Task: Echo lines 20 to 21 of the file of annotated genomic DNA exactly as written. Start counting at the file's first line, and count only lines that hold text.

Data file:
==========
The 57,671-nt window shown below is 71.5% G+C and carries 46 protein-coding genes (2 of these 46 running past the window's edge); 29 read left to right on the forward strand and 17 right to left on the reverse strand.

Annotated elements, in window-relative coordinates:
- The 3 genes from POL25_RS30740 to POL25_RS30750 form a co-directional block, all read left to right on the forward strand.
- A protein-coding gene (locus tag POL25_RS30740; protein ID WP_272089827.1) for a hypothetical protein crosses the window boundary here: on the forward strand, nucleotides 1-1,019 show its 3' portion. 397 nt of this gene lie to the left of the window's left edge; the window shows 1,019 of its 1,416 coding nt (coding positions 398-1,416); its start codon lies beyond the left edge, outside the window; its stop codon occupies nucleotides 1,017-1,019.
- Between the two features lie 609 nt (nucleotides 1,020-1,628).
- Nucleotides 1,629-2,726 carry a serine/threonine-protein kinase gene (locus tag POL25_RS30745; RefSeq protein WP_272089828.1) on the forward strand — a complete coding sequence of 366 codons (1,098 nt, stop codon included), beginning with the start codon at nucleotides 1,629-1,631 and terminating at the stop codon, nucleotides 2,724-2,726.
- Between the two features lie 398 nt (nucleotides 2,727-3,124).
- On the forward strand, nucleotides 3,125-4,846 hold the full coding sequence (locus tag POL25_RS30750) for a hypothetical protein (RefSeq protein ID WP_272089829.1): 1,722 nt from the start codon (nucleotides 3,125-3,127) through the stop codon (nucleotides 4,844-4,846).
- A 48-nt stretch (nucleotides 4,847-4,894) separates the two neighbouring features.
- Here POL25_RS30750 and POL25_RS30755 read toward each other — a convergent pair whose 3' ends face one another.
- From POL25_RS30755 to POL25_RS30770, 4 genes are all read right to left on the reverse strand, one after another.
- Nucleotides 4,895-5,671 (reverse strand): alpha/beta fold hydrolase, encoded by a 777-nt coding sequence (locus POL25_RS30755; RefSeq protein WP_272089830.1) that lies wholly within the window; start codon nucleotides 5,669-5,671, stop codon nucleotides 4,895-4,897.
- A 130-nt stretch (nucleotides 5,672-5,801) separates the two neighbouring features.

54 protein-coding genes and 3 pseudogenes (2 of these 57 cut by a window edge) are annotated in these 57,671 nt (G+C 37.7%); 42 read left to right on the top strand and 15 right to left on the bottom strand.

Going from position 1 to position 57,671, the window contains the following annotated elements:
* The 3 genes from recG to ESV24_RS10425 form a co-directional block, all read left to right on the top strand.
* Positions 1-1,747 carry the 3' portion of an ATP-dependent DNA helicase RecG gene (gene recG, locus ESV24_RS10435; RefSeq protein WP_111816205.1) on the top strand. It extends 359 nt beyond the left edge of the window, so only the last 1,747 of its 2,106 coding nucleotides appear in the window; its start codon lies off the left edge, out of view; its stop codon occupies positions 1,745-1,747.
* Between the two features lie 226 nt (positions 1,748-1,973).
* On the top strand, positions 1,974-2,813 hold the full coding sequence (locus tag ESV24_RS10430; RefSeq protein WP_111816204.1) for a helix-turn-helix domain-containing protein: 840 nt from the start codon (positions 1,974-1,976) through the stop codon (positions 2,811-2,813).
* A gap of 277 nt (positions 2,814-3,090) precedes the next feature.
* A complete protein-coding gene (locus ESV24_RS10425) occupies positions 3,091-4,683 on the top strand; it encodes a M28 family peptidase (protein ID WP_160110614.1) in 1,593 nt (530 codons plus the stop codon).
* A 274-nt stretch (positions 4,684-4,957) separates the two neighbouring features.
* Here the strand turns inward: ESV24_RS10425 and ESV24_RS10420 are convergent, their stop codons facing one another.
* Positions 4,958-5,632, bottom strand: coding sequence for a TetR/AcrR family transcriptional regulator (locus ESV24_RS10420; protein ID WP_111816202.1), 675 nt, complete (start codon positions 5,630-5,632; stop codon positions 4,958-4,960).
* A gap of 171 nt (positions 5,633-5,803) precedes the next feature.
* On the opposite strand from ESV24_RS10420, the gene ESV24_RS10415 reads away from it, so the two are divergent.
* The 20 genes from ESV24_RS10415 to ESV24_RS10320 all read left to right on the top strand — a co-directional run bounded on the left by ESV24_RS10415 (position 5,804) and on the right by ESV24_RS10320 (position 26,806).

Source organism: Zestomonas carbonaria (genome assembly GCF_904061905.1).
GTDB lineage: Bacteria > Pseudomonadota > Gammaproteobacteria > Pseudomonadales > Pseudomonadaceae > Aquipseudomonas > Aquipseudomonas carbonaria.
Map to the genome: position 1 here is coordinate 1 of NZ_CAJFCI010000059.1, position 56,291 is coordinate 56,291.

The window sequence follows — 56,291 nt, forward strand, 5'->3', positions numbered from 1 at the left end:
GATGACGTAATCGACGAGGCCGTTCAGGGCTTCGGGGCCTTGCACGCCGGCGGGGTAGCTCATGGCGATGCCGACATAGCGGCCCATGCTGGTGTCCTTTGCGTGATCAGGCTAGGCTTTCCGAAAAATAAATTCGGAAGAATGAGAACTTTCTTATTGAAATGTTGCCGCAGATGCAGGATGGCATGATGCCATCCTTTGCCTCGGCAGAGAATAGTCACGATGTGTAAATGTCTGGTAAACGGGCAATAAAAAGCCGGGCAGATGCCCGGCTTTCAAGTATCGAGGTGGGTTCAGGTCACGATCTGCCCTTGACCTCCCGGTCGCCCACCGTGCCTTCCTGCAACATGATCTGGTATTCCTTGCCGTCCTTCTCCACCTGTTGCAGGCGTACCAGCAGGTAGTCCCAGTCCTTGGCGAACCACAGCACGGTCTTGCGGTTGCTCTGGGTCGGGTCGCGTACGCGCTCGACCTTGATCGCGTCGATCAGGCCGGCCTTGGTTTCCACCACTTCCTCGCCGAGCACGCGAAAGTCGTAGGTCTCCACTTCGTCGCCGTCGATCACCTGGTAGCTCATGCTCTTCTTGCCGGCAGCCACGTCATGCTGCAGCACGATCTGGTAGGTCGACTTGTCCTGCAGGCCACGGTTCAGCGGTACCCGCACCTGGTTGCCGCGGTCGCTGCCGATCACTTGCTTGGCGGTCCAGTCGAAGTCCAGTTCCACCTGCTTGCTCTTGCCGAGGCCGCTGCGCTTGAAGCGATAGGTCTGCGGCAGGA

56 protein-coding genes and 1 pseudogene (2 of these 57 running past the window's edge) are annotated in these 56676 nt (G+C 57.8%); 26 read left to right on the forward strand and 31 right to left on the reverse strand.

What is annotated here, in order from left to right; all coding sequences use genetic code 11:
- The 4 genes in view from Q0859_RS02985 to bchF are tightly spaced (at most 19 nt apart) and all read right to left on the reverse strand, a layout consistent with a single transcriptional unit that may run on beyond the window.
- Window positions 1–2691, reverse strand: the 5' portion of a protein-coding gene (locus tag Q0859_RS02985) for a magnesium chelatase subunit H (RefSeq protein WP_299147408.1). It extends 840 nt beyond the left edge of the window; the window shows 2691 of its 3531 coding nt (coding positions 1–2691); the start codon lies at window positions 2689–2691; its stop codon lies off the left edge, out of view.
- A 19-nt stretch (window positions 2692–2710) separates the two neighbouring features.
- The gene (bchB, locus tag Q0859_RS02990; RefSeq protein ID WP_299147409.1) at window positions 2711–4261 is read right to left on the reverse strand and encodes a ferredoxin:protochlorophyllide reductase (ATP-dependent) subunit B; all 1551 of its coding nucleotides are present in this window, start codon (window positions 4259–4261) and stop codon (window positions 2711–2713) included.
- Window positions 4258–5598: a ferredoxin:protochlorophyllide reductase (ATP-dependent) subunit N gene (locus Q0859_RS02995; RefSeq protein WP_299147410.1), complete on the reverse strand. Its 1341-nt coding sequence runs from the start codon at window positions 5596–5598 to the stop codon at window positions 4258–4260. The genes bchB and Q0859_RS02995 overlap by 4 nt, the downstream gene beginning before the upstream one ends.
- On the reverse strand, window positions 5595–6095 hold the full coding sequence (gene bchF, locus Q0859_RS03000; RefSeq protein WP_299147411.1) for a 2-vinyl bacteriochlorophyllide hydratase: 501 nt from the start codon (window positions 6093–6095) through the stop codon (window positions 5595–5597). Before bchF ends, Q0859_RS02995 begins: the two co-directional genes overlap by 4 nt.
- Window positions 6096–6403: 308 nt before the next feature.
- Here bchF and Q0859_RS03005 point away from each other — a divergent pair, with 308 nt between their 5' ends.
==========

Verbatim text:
* A gap of 277 nt (positions 2,814-3,090) precedes the next feature.
* A complete protein-coding gene (locus ESV24_RS10425) occupies positions 3,091-4,683 on the top strand; it encodes a M28 family peptidase (protein ID WP_160110614.1) in 1,593 nt (530 codons plus the stop codon).